Hermann Hesse’s Unseen Oeuvres

An Exhibition at the Leopold Museum Reveals The Writer’s Late-Life Obsession With Painting

The rainfall increased sharply as a friend and I approached Vienna’s Museum  Quarter. As we turned up the final stretch to the Leopold Museum, the wind joined the rain, as if to stop our climb to the exhibit of Hermann Hesse’s painting and poetry, to discover the artist in him that was not a writer. It was almost metaphorical for Hesses troubled life. However we ventured on and managed, to reach our goal, against all odds.

A portrait of Nobel-Author Hermann Hesse by pop-art founder Andy Warhol | Photo: Andy Warhol Foundation

Hesse was born on the 2nd of July 1877 in Calw, Germany, the son of protestant missionaries working for the Basler Mission in India, where the foundation were laid for Hesse’s fascination with the subcontinent and Buddhist philosophy, and his 1911 trip to Ceylon, modern-day Sri Lanka.

The exhibit was located in the basement of the Leopold, and started in a lofty white hall, covered in large panels. Here were told the basic biographical overview of Hesse’s turbulent life, from an early adolescence in a series of schools and psychiatric institutions, to economic instability and two unhappy marriages.

Quotations from his novels and poems were selected to create a compelling narrative, revealing how his artistic work was deeply woven to his private life.

After working as a watch mechanic, a young Hesse soon realised he yearned for a more intellectual vocation. He got a job at a bookstore in Tübingen, Germany and began reading in every minute of his precious free time, educating himself and writing poetry. When he finally molted from reader to writer with his first nober Romantische Lieder, published in 1898, his new endeavor received little attention.

Recognition came only after Hesse moved to Basel and found in Samuel Fischer a patron, who published his first acclaimed novel, Peter Camenzind.

The several rooms of the exhibit are accessible from the main hall, and we began with the one to the left. It was divided between a video presentation on Hesse’s life and some private belongings, a hat, an umbrella and some gardening tools, giving a eerie sense of his presence as we absorbed the work. A large timeline simplified the abundant biographical information provided in the main hall.

We wandered on, and came to a large space covered with Hesse’s own paintings, and we took a seat at one of the two small circular benches in the middle of the room. Settling in, we listened to a rare recording from 1958 of Hesse reading and commenting on his work.

There was calmness in his voice that compelled one to listen, seducing the listener through a series of texts, excerpts from novels and poems, intimate reflections on the process of aging and some recollections of his experiences in the First World War. Afterward, he became an active opponent of war, with ideas clearly traceable to these experiences. He organised a library and started a newspaper for German prisoners of war, and published essays calling for intellectuals to abstain from the war effort and the nationalistic propaganda that was swamping Europe at the time.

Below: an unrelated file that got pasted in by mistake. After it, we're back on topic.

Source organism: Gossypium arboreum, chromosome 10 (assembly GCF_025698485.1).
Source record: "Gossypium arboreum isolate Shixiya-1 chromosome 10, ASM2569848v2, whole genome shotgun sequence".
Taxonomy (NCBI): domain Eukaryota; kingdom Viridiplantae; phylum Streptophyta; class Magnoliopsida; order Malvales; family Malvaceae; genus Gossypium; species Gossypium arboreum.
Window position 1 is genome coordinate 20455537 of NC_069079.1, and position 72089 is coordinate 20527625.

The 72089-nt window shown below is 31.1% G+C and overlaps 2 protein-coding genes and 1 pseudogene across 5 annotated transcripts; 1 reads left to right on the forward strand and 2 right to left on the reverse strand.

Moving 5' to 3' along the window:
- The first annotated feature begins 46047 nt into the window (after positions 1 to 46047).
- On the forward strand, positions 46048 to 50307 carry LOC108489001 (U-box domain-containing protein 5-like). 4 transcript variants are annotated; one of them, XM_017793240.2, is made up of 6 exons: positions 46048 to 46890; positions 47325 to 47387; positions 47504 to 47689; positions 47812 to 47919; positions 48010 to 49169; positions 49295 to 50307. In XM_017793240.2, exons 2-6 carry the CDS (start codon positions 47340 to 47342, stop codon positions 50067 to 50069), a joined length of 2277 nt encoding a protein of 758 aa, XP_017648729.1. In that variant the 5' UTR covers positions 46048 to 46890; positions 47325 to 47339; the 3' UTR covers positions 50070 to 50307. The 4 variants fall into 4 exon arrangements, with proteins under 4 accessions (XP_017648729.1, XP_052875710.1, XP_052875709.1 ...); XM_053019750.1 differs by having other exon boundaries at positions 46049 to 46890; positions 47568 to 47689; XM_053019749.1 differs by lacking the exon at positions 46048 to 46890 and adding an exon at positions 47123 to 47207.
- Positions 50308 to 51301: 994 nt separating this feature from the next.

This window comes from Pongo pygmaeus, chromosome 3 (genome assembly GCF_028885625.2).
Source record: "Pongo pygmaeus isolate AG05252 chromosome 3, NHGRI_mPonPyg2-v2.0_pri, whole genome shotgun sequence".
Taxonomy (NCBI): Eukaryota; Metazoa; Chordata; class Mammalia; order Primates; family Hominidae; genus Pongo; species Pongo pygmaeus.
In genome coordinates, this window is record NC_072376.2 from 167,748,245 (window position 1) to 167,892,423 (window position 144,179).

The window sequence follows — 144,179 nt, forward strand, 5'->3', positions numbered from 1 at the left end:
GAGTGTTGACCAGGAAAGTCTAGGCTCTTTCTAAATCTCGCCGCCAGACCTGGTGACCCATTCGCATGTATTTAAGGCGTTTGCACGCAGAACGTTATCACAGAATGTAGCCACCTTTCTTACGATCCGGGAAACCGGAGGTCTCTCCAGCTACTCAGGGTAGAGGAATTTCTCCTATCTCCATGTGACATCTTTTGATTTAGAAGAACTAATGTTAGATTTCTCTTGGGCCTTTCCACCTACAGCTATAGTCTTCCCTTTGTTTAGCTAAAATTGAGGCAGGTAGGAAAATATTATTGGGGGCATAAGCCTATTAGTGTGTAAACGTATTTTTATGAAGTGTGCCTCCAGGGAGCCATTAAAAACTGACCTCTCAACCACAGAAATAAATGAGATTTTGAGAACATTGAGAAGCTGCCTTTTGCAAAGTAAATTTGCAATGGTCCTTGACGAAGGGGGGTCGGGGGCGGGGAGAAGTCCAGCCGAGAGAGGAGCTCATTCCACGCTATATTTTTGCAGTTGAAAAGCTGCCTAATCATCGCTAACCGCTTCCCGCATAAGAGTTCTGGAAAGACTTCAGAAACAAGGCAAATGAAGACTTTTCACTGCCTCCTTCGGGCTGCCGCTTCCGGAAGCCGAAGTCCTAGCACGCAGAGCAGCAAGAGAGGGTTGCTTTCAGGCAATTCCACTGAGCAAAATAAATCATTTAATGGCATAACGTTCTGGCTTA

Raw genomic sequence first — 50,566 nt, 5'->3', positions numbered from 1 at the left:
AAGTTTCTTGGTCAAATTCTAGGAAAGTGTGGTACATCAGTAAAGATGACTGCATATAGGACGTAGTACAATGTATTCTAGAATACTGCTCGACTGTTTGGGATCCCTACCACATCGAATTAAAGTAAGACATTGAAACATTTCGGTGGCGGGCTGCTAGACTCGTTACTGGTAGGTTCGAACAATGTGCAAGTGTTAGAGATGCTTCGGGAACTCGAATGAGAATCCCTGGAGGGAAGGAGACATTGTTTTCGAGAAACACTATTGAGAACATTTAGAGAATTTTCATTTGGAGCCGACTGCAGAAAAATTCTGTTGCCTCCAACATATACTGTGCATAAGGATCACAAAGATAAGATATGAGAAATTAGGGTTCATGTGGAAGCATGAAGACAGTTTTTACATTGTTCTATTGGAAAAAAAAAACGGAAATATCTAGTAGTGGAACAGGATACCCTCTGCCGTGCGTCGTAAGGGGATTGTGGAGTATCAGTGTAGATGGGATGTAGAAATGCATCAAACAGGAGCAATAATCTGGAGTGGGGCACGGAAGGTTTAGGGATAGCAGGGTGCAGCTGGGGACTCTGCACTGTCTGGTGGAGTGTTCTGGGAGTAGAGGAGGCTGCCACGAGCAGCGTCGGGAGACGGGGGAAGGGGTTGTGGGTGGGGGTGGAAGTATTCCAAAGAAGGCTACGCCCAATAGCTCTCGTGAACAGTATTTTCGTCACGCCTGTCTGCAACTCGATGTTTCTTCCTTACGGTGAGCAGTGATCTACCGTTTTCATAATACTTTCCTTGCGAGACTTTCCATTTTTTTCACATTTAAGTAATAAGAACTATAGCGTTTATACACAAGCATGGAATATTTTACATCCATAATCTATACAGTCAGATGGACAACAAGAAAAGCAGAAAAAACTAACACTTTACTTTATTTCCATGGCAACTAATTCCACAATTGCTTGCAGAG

Having conquered the literary world, steadily producing masterworks in regular intervals (1906: Unterm Rad, 1910: Gertrud, 1919: Demian, 1922: Siddharta, 1927: Der Steppenwolf, 1943: Das Galsperlenspiel), he developed a fascination for painting later in his life, particularly after 1919, when he moved to Montagnola, a picturesque village on the lake Lugano close to the Swiss-Italian border. At first, he risked only watercolors on paper, and his motives were predominantly landscapes and buildings around his new home. But his style improved steadily with time, when he started adding ink to frame the watercolors.

Interestingly there weren’t many paintings from his trip to Ceylon, just some ink silhouettes depicting a tropical landscape and animals. Considering how strong an influence Buddhist culture had on his writing, it seemed that the exhibit was missing something.

Beautiful in themselves, Hesse’s paintings also have a powerful biographical value, showing us his view of his surroundings through the lens of the watercolors. Montagnola became Hesse’s home until his death in 1962.

The last room of the exhibition had Hesse’s later paintings as well as pages from handwritten poetry books, neatly illustrated with small drawings. The other half of the room was turned into a reading corner, with couches and a large assortment of Hesse’s writing in a variety of languages. French books lay peacefully next to German editions, joined by illustrated Japanese and Russian translations.

Next to the couches were Hesse’s portraits by his friends including Gunter Böhmer, as well as a famous pop-art portrait by Andy Warhol. When we arrived, people were sitting around reading and discussing. It was nice to hear excited chatter in the usually very quiet atmosphere common in museums, where one doesn’t dare sneeze, for fear of attracting the wrath of a fellow connoisseur. But after all, this was an exhibition about a writer, and language is meant to be heard.

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